Crystallinity by WAXS

Crystallinity of all the fibres and their raw materials was determined using wide-angle X-ray scattering (WAXS) measurements. In the Fig. 3.11, the raw materials of virgin and recycled PP have four distinct diffraction peaks at 20 = 14.2°, 17°, 18.8°, and 21.4°/21.9°. According to the research of Huang et al. (2005), the 20 = 14.2°, 17°, 18.8°, and 21.4°/21.9° associated with the (110), (040), (130) and (111)/(041) planes, respectively. The peaks at 20 = 21.4° and 21.9° are the co-diffractions of b phase and a phase. The virgin and recycled PP fibres obtain five diffraction peaks at 20 = 14.2°, 17°, 18.8°, 25.5° and 28.4°.

The crystallinity values derived from the WAXS measurements are summarised in Table 3.7. As can be seen, the raw material of recycled PP has slightly higher crystallinity (51.2%) than that of the raw material of virgin PP (47.2%), because the raw material of recycled PP has lower molar mass, shorter molecular chains and more impurities. The lower molar mass and shorter molecular chains were easier to align and form into crystals, and the impurities greatly decreased the free enthalpy required for the formation of a critical nucleus, which further reduced the critical size of the nucleus and then led to the formation of heterogeneous nuclei (Aurrekoetxea et al. 2001). However, the hot drawing process can considerably improve the crystallinity of the virgin and recycled PP fibres to 82.7% and 81.7%, respectively. The a-crystallinity (given by Ka Xc) of the virgin and recycled PP fibres were significantly improved, while the b-crystallinity (given by K^Xc) kept similar to their raw materials.

WAXS profiles of the polypropylenes

Fig. 3.11 WAXS profiles of the polypropylenes

Table 3.7 Crystallinity of the polypropylenes


Crystallinity (Xc)

a-crystallinity (Ka Xc)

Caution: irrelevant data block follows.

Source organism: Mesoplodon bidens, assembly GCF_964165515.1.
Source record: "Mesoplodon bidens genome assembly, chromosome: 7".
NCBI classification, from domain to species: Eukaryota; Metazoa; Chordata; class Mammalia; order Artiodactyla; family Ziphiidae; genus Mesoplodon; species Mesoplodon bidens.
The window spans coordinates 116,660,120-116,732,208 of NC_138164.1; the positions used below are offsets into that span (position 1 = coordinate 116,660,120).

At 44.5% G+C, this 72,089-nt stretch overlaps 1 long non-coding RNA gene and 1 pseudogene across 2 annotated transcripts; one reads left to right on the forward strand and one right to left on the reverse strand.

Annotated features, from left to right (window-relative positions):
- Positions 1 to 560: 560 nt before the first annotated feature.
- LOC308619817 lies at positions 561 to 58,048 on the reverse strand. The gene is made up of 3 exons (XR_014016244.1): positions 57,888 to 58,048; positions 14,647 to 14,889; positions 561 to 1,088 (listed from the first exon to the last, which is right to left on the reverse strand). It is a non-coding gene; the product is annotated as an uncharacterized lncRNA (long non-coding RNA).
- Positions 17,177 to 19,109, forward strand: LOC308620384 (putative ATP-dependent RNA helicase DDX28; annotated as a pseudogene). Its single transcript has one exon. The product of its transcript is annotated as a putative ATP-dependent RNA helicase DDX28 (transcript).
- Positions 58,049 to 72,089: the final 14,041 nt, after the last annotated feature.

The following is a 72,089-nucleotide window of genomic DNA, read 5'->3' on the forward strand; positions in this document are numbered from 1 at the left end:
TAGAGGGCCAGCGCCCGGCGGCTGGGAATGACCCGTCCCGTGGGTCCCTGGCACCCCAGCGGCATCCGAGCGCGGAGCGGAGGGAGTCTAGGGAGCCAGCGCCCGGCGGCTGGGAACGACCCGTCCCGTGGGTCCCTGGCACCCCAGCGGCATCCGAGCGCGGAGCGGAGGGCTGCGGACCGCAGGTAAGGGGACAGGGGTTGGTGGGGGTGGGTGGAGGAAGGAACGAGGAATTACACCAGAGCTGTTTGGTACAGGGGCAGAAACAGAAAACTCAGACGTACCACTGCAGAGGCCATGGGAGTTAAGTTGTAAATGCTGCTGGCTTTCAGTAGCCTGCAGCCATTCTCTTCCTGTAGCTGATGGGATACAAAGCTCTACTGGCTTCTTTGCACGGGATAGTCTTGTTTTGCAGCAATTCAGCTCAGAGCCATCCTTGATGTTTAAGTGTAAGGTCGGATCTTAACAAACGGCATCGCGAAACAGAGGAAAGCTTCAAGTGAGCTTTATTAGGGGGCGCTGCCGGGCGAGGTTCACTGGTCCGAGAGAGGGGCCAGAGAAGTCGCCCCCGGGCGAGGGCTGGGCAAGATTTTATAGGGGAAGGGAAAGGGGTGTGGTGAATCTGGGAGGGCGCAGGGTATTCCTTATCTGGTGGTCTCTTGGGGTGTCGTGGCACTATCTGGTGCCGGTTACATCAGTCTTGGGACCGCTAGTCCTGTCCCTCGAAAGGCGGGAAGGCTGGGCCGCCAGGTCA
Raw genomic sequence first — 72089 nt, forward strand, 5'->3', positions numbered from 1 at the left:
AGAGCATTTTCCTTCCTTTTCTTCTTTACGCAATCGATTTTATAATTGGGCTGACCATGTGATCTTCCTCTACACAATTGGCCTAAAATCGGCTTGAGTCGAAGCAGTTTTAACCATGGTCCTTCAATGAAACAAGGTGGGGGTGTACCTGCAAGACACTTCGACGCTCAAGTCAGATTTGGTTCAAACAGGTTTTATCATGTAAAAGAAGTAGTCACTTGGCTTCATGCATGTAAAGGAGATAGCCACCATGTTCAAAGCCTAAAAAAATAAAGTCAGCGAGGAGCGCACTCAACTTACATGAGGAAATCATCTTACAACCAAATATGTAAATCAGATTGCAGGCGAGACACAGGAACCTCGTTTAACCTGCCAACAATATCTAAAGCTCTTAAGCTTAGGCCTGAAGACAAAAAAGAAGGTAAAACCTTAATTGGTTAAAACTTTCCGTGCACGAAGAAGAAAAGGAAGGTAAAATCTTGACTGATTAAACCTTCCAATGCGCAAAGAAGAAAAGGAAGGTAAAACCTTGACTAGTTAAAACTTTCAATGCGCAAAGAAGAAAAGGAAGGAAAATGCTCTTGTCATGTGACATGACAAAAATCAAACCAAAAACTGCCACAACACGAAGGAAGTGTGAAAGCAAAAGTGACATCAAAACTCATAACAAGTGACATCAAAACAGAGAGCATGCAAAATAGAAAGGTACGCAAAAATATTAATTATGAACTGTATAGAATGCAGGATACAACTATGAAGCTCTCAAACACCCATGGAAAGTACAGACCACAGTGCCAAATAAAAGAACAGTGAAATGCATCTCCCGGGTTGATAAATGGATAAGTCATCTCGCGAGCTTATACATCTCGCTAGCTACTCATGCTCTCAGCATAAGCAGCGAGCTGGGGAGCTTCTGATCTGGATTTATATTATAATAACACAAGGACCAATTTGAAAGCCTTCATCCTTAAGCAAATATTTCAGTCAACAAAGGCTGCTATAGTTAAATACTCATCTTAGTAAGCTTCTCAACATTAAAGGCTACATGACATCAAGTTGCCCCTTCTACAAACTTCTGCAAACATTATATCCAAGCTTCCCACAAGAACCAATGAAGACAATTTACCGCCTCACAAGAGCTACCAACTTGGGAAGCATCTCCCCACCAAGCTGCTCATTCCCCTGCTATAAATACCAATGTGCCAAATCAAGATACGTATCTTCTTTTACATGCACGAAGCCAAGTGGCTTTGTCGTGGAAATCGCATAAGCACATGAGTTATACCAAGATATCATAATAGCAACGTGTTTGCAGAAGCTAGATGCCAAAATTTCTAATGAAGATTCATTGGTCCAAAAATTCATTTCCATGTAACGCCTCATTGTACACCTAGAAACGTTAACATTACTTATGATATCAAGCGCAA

P-crystallinity (Xc Kp)

Raw material of virgin PP




100% virgin PP fibre




5:95 HDPE-virgin PP fibre




Raw material of recycled PP




100% recycled PP fibre




5:95 HDPE-recycled PP fibre




50:50 recycled-virgin PP fibre




As shown in Fig. 3.11, after the hot drawing process the virgin and recycled PP crystallised into the monoclinic a-form via diffractions at 29 = 14.2°, 17° and 18.8°, associated with the (110), (040) and (130) planes, respectively (Huang et al. 2005). On these facets the diffraction peak positions had no change, but the intensities of the peaks increased drastically. The intensity of the diffraction peak revealed the crystallinity and orientation of materials. It indicated that the hot drawing process did not affect the a-form crystal type, but significantly improved the crystallisation and orientation of the PP fibres. It was interesting to note that these three peaks overlapped to some extent, indicating that both crystal and mesomorphic phases co-existed in the fibres. The (111) and (041) doublet peaks moved to the off-axis and disappeared from the equator after the hot drawing process. On contrary, new peaks at 29 = 25.5°, 28.4° were visible, indicating the generation of new p-form crystals.

When 5% of HDPE was added into the virgin and recycled PP fibre, both their crystallinity were slightly decreased due to the heterogeneous structure. The crystallisation of HDPE restrained a- and p-crystallinity, as shown in Table 3.7. Therefore, the HDPE decreased the Young’s modulus of PP fibres, but increased the ductility of PP fibres as shown in Fig. 3.11. However, when 50% of virgin PP was mixed with the recycled PP, the a-crystallinity kept as high as the virgin PP fibre, but the p-crystallinity was limited to lower rate of 7.1% (in Table 3.7). Therefore, 50:50 virgin-recycled PP fibre obtained the highest Young’s modulus in all the PP fibres.

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